June 24, 2017
June 24, 2017
June 28, 2017
While many core engineering classes prepare students’ technical ability, there are few classes that strictly enforce development of key concepts. The work presented is a project-based learning experience that teaches and enforces three key concepts: (1) innovation, (2) prototyping strategies, and (3) design processes crucial for engineering design. While it is important for students to learn the presented key concepts, it is imperative to ensure that upon completion of the course, each student is at an equal proficiency. The focus of this study is on translatability between professors and times a course is offered. Such that, no matter when and by whom the course is instructed, the students will effectively learn and show improvements in innovation, prototyping, and design. Our research poses the question: how will a project-based learning experience translate between different professors and times a course is offered when trying to enhance and develop concepts of innovation, prototyping, and design?
A hands-on, project-based cooperative learning lab was designed where students are placed into teams to design and develop a final prototype. The course uses the development of a board game as a surrogate for a medical device to enhance students’ skills in innovation, prototyping, and design. The use of the board game allows students to focus on the process versus the development of a final specific device. Additionally, the board game requires consideration in all aspects of medical device design: innovation, prototyping, standards consideration, regulatory pathway, intellectual property, and design of an experiment.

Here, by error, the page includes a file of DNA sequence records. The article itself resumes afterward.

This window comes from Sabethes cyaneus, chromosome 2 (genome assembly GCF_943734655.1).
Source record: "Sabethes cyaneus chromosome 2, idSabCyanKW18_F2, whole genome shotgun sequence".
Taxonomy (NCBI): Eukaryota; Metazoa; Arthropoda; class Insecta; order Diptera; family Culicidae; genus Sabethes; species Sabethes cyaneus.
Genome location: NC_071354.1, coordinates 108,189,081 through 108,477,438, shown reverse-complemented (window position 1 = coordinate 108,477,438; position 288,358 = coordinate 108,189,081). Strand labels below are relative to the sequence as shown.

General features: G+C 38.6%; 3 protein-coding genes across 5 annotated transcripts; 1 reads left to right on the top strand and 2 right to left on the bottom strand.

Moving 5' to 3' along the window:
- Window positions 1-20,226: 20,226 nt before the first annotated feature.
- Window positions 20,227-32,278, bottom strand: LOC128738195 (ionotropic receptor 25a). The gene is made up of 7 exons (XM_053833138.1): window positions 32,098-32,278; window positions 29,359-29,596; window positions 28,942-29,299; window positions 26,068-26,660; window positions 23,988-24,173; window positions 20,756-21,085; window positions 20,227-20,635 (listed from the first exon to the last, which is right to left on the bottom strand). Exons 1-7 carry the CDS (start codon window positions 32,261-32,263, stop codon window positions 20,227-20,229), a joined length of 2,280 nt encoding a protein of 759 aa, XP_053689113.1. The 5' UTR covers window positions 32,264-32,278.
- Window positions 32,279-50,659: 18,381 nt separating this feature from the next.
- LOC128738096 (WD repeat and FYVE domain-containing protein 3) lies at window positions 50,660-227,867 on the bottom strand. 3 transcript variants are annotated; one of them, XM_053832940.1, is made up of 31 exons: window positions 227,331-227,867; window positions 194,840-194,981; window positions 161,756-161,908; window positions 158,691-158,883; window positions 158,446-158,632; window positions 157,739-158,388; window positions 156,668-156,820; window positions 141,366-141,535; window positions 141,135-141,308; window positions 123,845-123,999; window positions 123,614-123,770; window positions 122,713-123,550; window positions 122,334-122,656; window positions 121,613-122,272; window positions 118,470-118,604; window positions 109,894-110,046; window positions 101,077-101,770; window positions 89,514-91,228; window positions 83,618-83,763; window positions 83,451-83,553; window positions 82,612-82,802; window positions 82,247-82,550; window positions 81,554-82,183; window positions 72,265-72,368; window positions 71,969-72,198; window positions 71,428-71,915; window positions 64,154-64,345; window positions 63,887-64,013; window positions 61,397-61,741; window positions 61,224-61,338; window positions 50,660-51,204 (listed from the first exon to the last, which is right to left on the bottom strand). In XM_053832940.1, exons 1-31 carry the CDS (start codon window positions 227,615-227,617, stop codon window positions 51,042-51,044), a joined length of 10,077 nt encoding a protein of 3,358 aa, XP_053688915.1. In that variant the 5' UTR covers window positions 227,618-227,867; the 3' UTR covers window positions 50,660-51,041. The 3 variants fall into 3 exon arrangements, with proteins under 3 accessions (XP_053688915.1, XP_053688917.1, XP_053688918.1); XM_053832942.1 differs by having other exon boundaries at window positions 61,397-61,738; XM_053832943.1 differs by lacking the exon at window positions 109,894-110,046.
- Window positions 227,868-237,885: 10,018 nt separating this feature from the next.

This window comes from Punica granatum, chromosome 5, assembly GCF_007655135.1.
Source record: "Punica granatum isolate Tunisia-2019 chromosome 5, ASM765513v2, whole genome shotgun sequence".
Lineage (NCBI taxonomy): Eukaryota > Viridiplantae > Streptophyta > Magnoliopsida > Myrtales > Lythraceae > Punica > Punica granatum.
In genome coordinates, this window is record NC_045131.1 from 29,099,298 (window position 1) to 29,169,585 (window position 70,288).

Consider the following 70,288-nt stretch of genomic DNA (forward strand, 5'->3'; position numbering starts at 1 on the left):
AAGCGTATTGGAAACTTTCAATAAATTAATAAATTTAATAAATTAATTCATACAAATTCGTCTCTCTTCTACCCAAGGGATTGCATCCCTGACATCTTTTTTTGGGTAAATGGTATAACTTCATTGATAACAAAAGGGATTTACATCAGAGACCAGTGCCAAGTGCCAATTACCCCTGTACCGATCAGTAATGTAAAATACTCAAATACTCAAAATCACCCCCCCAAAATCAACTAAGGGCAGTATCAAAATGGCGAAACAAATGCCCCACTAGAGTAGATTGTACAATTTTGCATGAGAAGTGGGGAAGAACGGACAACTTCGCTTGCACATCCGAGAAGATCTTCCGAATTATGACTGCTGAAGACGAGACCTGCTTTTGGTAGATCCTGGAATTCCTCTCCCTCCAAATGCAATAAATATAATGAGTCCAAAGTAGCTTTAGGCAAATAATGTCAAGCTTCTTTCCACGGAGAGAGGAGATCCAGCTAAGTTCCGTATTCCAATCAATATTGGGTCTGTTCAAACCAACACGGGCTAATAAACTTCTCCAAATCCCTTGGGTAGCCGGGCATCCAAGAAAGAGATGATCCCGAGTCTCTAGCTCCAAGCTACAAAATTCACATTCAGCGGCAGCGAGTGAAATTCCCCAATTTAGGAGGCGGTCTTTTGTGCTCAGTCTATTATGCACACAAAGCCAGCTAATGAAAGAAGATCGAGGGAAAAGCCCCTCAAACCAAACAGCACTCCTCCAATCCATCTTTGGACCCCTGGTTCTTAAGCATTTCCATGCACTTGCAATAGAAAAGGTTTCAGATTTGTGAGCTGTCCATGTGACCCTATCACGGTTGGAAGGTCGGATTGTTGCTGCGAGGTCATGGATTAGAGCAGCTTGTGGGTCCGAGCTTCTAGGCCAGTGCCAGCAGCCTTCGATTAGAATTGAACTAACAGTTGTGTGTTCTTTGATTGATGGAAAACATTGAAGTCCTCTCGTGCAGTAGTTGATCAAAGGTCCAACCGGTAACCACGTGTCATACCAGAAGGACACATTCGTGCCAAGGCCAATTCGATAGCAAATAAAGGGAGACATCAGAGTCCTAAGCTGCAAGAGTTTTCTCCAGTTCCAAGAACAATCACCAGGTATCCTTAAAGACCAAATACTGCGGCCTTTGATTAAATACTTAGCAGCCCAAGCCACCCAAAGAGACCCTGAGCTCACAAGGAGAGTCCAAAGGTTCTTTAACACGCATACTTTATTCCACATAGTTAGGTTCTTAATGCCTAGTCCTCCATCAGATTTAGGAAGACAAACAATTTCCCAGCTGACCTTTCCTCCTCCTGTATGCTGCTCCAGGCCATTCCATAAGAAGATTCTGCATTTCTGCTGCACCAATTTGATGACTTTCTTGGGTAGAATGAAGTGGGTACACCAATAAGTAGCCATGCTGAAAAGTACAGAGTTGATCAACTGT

The course has three main components that enforce and teach innovation, prototyping, and design. The students begin by taking a survey for self-assessment evaluation, a pre- and post design challenge for instructor assessment, and expert validation of a final project prototype. From the study, the design challenges and student surveys showed significant differences between pre- and post scores. This was evident in all three key concepts. Some of the key findings were, the spring 2014 semester, 76% showed improvement in innovation, fall 2015 Wednesday section showing a 73% increase in the innovation category for the student survey, and spring 2014 showing a 143% score increase in the design category of the design challenge. However, at this time, there are no reported statistical differences in validator scores for the final product prototype.
The study here hopes to address two concepts. The first being teaching and retention of concepts that are important in design, specifically senior year design. Second, it offers promise into the transferability of content and learning between professors, semesters, and time a class is offered. While this study was performed on a junior year course, a project-based learning experience is perfect for the freshmen year experience, to ensure that students are taught these skills early on in their academic careers. In addition, the methodology used in this course is applicable to any grade level. While implemented junior year, this form of teaching could greatly benefit FYE.
La Belle, J. T., & Malkoc, A., & Honikel, M. (2017, June), The Use of a Medical Device Surrogate for Cooperative Product Development Learning of Engineering Design Paper presented at 2017 ASEE Annual Conference & Exposition, Columbus, Ohio. https://peer.asee.org/29016
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